Thursday, December 28, 2006

Ford Was Critical of Bush's Iraq Policy

According to Bob Woodward, Gerald Ford was critical of Bush's Iraq policy. Unfortunately, Ford chose not to make his objections public at a time when they might have been useful. Here's Woodward's article in The Washington Post along with other details:
In a four-hour conversation at his house in Beaver Creek, Colo., Ford "very strongly" disagreed with the current president's justifications for invading Iraq and said he would have pushed alternatives, such as sanctions, much more vigorously. In the tape-recorded interview, Ford was critical not only of Bush but also of Vice President Cheney -- Ford's White House chief of staff -- and then-Defense Secretary Donald H. Rumsfeld, who served as Ford's chief of staff and then his Pentagon chief.


"He was an excellent chief of staff. First class," Ford said. "But I think Cheney has become much more pugnacious" as vice president. He said he agreed with former secretary of state Colin L. Powell's assertion that Cheney developed a "fever" about the threat of terrorism and Iraq. "I think that's probably true."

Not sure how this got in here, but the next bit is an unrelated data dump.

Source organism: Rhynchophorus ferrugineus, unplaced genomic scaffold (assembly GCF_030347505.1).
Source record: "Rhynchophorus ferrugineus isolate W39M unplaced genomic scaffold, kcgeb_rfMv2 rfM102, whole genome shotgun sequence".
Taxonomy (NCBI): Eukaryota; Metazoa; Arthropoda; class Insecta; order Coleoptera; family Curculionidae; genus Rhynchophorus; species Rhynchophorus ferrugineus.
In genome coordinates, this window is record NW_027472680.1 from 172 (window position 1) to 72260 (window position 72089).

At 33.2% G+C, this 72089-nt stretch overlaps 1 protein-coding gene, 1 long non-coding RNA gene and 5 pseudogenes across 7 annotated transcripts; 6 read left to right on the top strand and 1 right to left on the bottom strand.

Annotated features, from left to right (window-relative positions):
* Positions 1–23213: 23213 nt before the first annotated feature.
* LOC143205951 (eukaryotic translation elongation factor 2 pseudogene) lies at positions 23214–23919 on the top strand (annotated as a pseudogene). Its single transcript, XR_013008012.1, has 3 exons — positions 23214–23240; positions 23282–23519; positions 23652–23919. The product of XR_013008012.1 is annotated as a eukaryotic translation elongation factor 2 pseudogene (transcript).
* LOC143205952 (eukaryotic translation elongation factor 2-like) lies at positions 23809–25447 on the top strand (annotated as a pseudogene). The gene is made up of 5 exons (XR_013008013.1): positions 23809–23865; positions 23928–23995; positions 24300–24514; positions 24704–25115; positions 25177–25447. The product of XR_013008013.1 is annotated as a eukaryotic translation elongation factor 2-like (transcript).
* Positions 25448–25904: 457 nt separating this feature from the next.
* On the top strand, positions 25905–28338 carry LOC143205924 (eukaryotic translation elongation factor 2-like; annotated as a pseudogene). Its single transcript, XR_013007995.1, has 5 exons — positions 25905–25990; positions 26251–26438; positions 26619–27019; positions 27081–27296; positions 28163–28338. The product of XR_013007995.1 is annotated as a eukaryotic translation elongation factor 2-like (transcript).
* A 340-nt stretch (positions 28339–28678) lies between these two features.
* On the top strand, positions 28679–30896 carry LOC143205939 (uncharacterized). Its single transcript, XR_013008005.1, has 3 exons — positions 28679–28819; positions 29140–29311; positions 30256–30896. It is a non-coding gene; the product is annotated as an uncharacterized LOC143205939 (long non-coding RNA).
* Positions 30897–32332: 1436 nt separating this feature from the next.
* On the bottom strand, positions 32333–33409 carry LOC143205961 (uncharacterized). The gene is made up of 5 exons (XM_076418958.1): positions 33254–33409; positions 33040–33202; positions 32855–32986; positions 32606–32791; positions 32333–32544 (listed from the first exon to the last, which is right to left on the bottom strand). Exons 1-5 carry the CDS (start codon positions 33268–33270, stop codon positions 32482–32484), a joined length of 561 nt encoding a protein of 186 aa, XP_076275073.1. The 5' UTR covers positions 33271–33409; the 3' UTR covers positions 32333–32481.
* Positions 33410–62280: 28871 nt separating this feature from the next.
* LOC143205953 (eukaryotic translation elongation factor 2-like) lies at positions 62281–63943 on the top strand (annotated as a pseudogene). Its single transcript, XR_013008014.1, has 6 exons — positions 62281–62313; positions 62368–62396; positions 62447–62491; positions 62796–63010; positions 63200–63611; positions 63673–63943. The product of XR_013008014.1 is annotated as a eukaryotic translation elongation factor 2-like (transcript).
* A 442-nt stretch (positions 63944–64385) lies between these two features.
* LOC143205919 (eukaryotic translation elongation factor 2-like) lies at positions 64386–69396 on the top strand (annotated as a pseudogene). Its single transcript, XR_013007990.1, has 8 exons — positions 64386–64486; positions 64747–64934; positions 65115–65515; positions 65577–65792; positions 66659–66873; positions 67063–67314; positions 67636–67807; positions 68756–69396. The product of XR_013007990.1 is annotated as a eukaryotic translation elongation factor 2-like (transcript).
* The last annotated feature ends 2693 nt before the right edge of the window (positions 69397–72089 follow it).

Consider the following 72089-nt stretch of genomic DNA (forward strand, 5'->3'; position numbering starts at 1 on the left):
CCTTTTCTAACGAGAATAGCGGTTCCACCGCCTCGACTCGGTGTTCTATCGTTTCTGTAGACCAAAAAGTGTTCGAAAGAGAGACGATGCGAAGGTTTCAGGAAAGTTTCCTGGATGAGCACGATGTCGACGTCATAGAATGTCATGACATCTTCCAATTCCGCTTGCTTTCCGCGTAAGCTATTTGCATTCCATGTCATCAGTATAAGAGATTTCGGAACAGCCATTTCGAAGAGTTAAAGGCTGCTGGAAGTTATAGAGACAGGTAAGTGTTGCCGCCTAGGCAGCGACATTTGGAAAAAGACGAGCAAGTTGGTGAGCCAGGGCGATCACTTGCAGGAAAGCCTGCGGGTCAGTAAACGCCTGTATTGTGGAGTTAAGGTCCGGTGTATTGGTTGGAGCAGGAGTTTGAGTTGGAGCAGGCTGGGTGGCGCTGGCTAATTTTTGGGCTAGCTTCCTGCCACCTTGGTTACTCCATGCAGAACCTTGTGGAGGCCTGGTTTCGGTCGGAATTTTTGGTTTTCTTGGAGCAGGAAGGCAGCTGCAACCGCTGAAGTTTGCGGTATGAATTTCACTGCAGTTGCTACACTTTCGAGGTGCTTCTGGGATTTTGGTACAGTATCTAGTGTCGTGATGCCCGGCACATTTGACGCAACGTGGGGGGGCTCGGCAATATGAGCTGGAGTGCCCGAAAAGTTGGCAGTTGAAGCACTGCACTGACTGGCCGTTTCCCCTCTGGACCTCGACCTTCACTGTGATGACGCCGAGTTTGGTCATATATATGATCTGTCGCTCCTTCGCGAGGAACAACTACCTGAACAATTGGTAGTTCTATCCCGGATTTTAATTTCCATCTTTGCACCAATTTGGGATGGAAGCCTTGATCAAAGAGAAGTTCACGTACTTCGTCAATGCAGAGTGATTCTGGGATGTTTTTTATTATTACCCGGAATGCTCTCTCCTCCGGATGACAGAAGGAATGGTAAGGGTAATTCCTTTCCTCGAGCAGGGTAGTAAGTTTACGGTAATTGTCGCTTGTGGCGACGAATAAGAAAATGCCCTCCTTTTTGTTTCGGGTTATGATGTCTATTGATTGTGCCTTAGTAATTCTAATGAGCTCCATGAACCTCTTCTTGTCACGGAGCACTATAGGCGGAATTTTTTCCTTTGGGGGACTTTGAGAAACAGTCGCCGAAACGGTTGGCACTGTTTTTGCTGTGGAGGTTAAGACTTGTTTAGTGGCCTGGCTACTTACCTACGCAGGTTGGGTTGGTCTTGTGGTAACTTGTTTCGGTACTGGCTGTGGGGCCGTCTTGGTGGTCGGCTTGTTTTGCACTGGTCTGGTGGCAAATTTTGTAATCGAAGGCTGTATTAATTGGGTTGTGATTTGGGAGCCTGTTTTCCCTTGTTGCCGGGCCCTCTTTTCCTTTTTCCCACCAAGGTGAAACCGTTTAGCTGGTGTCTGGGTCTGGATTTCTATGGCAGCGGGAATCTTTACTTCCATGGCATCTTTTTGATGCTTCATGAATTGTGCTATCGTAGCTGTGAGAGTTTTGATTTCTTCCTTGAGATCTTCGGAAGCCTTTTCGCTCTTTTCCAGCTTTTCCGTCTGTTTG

[Speaking of his own presidency...] Most challenging of all, as Ford recalled, was Henry A. Kissinger, who was both secretary of state and national security adviser and had what Ford said was "the thinnest skin of any public figure I ever knew."

"I think he was a super secretary of state," Ford said, "but Henry in his mind never made a mistake, so whatever policies there were that he implemented, in retrospect he would defend."

I had to add that last paragraph. Kissinger's support of Bush has been a puzzle, though the former secretary of state has recently backed away somewhat; but they both have in common an inability to admit mistakes. Must be a mutual admiration society I suppose.

The one recent occassion that the increasingly frail Ford was seen with Bush, he didn't say much but he allowed the impression to be given that he supported Bush's policies. I notice that Woodward says he has recordings of his interview with Ford. Sometimes, Woodward may not be the most alert journalist to the problems in Washington but he does remind us that he can get the story like no one else can, eventually.

It's been a tradition among former presidents not to comment on a current president but Bush's extraordinary policy blunders have presented an unusual situation. Ford was probably honoring the tradition though others have been speaking up. Woodward's interviews with Ford may help enhance Ford's reputation and clear up some historical questions.

But here's an important point: if what Woodward says is accurate, then Ford joined Presidents Carter, Bush senior and Bill Clinton in being critical of Bush's Iraq policy. Four presidents. And no disssenters. We have a problem.

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